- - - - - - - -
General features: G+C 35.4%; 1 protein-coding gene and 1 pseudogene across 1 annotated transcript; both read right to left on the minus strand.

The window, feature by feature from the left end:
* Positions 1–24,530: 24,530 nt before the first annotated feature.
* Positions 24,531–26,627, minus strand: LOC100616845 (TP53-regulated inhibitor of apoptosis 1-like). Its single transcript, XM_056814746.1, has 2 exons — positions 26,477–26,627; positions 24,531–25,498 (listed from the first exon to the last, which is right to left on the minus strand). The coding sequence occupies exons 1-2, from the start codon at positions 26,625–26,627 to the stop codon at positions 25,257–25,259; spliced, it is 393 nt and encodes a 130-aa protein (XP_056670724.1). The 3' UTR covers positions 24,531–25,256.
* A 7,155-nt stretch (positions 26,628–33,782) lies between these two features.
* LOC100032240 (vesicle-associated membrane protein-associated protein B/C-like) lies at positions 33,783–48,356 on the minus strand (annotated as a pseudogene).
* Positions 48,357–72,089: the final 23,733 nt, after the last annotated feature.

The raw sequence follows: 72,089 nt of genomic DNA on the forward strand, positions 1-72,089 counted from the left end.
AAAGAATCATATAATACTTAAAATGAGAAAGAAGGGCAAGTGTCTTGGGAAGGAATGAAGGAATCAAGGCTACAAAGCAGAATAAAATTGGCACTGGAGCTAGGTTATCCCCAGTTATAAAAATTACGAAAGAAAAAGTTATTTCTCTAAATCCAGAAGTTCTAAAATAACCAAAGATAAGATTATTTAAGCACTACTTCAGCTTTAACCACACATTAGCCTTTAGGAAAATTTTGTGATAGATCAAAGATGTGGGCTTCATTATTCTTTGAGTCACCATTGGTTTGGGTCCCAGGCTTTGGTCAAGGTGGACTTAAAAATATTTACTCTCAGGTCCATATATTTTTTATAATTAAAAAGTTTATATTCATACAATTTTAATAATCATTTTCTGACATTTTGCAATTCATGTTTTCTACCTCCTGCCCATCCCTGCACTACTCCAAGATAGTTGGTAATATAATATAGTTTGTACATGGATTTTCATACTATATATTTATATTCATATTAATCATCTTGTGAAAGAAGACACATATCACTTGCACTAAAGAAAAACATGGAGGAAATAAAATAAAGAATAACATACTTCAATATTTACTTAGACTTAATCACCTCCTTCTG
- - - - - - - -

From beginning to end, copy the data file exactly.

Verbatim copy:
General features: G+C 35.4%; 1 protein-coding gene and 1 pseudogene across 1 annotated transcript; both read right to left on the minus strand.

The window, feature by feature from the left end:
* Positions 1–24,530: 24,530 nt before the first annotated feature.
* Positions 24,531–26,627, minus strand: LOC100616845 (TP53-regulated inhibitor of apoptosis 1-like). Its single transcript, XM_056814746.1, has 2 exons — positions 26,477–26,627; positions 24,531–25,498 (listed from the first exon to the last, which is right to left on the minus strand). The coding sequence occupies exons 1-2, from the start codon at positions 26,625–26,627 to the stop codon at positions 25,257–25,259; spliced, it is 393 nt and encodes a 130-aa protein (XP_056670724.1). The 3' UTR covers positions 24,531–25,256.
* A 7,155-nt stretch (positions 26,628–33,782) lies between these two features.
* LOC100032240 (vesicle-associated membrane protein-associated protein B/C-like) lies at positions 33,783–48,356 on the minus strand (annotated as a pseudogene).
* Positions 48,357–72,089: the final 23,733 nt, after the last annotated feature.

The raw sequence follows: 72,089 nt of genomic DNA on the forward strand, positions 1-72,089 counted from the left end.
AAAGAATCATATAATACTTAAAATGAGAAAGAAGGGCAAGTGTCTTGGGAAGGAATGAAGGAATCAAGGCTACAAAGCAGAATAAAATTGGCACTGGAGCTAGGTTATCCCCAGTTATAAAAATTACGAAAGAAAAAGTTATTTCTCTAAATCCAGAAGTTCTAAAATAACCAAAGATAAGATTATTTAAGCACTACTTCAGCTTTAACCACACATTAGCCTTTAGGAAAATTTTGTGATAGATCAAAGATGTGGGCTTCATTATTCTTTGAGTCACCATTGGTTTGGGTCCCAGGCTTTGGTCAAGGTGGACTTAAAAATATTTACTCTCAGGTCCATATATTTTTTATAATTAAAAAGTTTATATTCATACAATTTTAATAATCATTTTCTGACATTTTGCAATTCATGTTTTCTACCTCCTGCCCATCCCTGCACTACTCCAAGATAGTTGGTAATATAATATAGTTTGTACATGGATTTTCATACTATATATTTATATTCATATTAATCATCTTGTGAAAGAAGACACATATCACTTGCACTAAAGAAAAACATGGAGGAAATAAAATAAAGAATAACATACTTCAATATTTACTTAGACTTAATCACCTCCTTCTG